-Poor men alone? -No, no; the noblest deer hath them as huge as the rascal.3 Is the single man there, fore blessed? No: as a wall'd town is more worthier than a village, so is the forehead of a married man more honourable than the bare brow of a bachelor: and by how much defence is better than no skill, by so much is a horn more precious than to want.

Enter Sir OLIVER MAR-TEXT. Here comes sir Oliver:5—Sir Oliver Mar-text, you are

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- what though?] What then? Fohnson.
the rascal.] Lean, poor deer, are called rascal deer.

Harris. defence - ] Defence, as here opposed to “no skill,” signifies the art of fencing. Thus, in Hamlet: “— and gave you such a masterly report, for arts and exercise in your defence."

Steevens. - sir Oliver:] He that has taken his first degree at the university, is in the academical style called Dominus, and in common language was heretofore termed Sir. This was not always a word of contempt; the graduates assumed it in their own writings; so Trevisa the historian writes himself Syr John de Trevisa. Johnson.

We find the same title bestowed on many divines in our old comedies. So, in Wily Beguiled:

Sir John cannot tend to it at evening prayer; for there comes a company of players to town on Sunday in the afternoon, and Sir John is so good a fellow, that I know he 'll scarce leave their company, to say evening prayer.”

well met: Will you despatch us here under this tree, or shall we go with you to your chapel?

Sir Oli. Is there none here to give the woman?
Touch. I will not take her on gift of any man.

Sir Oli. Truly, she must be given, or the marriage is not lawful.

Jaq. [discovering himself ] Proceed, proceed; I 'll give her.

Touch, Good even, good master What ye call’t: How do you, sir? You are very well met: God 'ild you for your last company: I am very glad to see you :-Even a toy in hand here, sir:-Nay; pray, be cover'd.

Jaq. Will you be married, motley?

Touch. As the ox hath his bow,? sir, the horse his curb, and the faulcon her bells, so man hath his desires; and as pigeons bill, so wedlock would be nibbling.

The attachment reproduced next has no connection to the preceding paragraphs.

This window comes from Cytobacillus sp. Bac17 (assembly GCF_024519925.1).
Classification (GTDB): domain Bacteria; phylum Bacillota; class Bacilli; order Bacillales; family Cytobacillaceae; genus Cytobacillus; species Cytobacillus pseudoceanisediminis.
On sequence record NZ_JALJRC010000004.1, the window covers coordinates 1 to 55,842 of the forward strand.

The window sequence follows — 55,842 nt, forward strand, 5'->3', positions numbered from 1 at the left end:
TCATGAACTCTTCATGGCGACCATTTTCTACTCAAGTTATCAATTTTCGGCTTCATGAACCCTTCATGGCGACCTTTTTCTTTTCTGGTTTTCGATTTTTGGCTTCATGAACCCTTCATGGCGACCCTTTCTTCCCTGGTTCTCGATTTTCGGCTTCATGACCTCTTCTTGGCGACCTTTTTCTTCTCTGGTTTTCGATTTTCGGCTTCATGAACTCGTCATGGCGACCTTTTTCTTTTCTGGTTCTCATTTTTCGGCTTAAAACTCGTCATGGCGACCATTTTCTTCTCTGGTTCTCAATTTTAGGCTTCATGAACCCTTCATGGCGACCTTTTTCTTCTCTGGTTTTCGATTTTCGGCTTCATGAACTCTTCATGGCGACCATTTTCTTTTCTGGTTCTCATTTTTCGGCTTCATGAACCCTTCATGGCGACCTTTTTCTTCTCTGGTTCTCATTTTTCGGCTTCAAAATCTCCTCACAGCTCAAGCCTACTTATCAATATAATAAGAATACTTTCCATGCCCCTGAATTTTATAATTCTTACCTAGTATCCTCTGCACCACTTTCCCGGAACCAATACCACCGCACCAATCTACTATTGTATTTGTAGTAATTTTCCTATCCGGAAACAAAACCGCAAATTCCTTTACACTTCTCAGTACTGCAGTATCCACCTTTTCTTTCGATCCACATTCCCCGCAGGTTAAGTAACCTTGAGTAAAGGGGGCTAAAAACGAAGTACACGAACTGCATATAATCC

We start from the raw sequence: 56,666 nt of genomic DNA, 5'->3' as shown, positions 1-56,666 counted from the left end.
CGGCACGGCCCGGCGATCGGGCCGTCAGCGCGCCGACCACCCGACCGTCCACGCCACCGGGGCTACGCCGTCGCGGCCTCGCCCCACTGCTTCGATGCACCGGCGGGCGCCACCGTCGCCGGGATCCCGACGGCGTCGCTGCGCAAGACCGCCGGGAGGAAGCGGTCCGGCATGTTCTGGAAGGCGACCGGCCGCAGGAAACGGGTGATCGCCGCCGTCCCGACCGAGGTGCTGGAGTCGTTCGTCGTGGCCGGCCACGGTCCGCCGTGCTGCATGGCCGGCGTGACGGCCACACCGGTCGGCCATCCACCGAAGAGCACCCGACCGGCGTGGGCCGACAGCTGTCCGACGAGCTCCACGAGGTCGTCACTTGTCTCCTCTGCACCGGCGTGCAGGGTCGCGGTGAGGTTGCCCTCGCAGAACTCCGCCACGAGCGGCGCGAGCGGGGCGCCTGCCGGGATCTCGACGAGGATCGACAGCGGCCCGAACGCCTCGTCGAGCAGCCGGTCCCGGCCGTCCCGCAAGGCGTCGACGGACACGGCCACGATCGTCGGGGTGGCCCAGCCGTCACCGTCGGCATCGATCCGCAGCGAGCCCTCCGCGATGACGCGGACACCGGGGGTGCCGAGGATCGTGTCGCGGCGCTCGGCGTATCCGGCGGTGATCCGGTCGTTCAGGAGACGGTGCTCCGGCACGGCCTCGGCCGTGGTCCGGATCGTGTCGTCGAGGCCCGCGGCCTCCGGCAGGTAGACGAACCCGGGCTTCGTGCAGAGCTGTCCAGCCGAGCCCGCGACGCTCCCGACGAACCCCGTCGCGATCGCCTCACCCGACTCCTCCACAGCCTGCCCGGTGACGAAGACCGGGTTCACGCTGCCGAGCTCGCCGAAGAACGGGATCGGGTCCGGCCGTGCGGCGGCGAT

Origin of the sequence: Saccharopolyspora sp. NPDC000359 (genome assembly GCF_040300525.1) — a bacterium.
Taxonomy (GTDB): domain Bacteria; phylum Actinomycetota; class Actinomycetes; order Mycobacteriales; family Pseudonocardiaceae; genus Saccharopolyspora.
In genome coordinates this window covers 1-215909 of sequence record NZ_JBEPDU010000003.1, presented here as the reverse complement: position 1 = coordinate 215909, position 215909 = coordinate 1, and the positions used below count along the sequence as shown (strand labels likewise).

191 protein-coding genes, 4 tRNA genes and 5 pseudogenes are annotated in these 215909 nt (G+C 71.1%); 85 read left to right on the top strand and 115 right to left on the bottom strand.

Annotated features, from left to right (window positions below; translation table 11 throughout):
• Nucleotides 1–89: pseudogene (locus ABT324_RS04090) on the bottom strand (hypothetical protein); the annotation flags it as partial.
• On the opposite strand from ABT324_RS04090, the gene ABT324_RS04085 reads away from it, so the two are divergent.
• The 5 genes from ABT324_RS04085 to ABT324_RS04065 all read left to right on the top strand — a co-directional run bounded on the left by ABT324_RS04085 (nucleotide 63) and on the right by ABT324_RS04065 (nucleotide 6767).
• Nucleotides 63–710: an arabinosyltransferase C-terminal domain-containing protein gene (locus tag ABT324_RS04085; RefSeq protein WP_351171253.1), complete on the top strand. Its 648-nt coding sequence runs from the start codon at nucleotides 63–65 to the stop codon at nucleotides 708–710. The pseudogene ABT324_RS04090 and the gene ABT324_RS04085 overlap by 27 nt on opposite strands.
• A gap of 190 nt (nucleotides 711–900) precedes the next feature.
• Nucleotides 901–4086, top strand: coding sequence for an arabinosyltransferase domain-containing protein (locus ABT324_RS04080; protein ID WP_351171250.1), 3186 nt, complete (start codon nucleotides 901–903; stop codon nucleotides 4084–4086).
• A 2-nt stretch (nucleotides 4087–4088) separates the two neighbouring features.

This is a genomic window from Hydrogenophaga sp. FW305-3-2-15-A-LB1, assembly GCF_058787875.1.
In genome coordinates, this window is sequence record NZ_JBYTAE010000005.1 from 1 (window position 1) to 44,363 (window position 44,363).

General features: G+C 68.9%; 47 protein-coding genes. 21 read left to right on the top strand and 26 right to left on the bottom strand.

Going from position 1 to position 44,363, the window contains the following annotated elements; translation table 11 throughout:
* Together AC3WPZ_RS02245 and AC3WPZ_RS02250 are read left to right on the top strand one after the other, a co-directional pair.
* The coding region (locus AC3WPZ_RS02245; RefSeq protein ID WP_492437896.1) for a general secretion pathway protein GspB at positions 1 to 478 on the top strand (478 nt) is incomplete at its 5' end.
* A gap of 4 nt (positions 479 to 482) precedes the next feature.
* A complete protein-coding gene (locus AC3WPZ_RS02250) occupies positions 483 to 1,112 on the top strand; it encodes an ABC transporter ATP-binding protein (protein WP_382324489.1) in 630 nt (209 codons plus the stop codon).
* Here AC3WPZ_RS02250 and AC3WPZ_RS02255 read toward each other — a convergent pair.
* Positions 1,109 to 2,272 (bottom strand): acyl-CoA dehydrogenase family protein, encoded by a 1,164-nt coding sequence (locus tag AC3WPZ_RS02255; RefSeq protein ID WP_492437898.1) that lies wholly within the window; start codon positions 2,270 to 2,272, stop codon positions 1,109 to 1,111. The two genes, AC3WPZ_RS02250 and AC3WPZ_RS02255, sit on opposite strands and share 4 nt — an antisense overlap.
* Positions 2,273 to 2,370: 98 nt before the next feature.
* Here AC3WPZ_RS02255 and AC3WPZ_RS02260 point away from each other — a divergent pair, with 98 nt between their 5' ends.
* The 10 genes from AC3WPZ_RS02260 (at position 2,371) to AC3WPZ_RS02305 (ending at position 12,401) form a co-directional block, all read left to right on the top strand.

Jaq. And will you, being a man of your breeding, be married under a bush, like a beggar? Get you to church, and have a good priest that can tell you what marriage is: this fellow will but join you together as they join wainscot: then one of you will prove a shrunk pannel, and, like green timber, warp, warp.

Touch. I am not in the mind but I were better to be married of him than of another: for he is not like to marry me well; and not being well married, it will be a good excuse for me hereafter to leave my wife. [Aside.

Again: “We'll all go to church together, and so save Sir Fohn a labour.” See notes on The Merry Wives of Windsor, Act I, sc. i. Steevens.

Degrees were at this time considered as the highest dignities; and it may not be improper to observe, that a clergyman, who hath not been educated at the Universities, is still distinguished in some parts of North Wales, by the appellation of Sir John, Sir William, &c. Hence the Sir Hugh Evans of Shakspeare is not a Welsh knight who hath taken orders, but only a Welsh clergyman without any regular degree from either of the Universities. See Barrington's History of the Guelir Family. Nichols.

God’ild you — ] i.e. God yield you, God reward you. So, in Antony and Cleopatra:

“ And the gods yield you for 't!" See notes on Macbeth, Act I, sc. vi. Steevens.

his bow,] i.e. his yoke. The ancient yoke in form resembled a bow. See note on The Merry Wives of Windsor, Act V.

Steevens.

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Jaq. Go thou with me, and let me counsel thee.

Touch. Come, sweet Audrey;
We must be married, or we must live in bawdry.
Farewel, good master Oliver!

Not-O sweet Oliver,

O brave Oliver, 8
Leave me not behi' thee;

But-Wind away,

Begone, I say,
I will not to wedding wi' thee.

[Exeunt JAQ. Touch. and Aud.

8 Not- sweet Oliver,

O brave &c.] Some words of an old ballad. Warburton. Of this speech as it now appears, I can make nothing, and think nothing can be made. In the same breath he calls his mistress to be married, and sends away the man that should marry them. Dr. Warburton has very happily observed, that O sweet Oliver is a quotation from an old song; I believe there are two quotations put in opposition to each other. For wind I read wend, the old word for go. Perhaps the whole passage may be regulated thus:

Clo. I am not in the mind, but it were better for me to be married of him than of another, for he is not like to marry me well, and not being well married, it will be a good excuse for me hereafter to leave my wife.-Come, sweet Audrey; we must be married, or we must live in bawdry,

Jaq. Go thou with me, and let me counsel thee. [They whisper.

Clo. Farewel, good sir Oliver, not O sweet Oliver, o brave Oliver, leave me not behind thee, but

Begone, I say, I will not to wedding with thee to-day. Of this conjecture the reader may take as much as shall appear necessary to the sense, or conducive to the humour. I have re. ceived all but the additional words. The song seems to be complete without them. Fohnson.

The Clown dismisses Sir Oliver only because Jaques had alarmed his pride, and raised his doubts, concerning the validity of a marriage solemnized by one who appears only in the character of an itinerant preacher. He intends afterwards to have recourse to some other of more dignity in the same profession. Dr. Johnson's opinion, that the latter part of the Clown's speech is only a repetition from some other ballad, or perhaps a different part of the same, is, I believe, just.

O brave Oliver, leave me not behind you, is a quotation at the beginning of one of N. Breton's Letters, in his Packet, &c. 1600.

Steco

Wend away,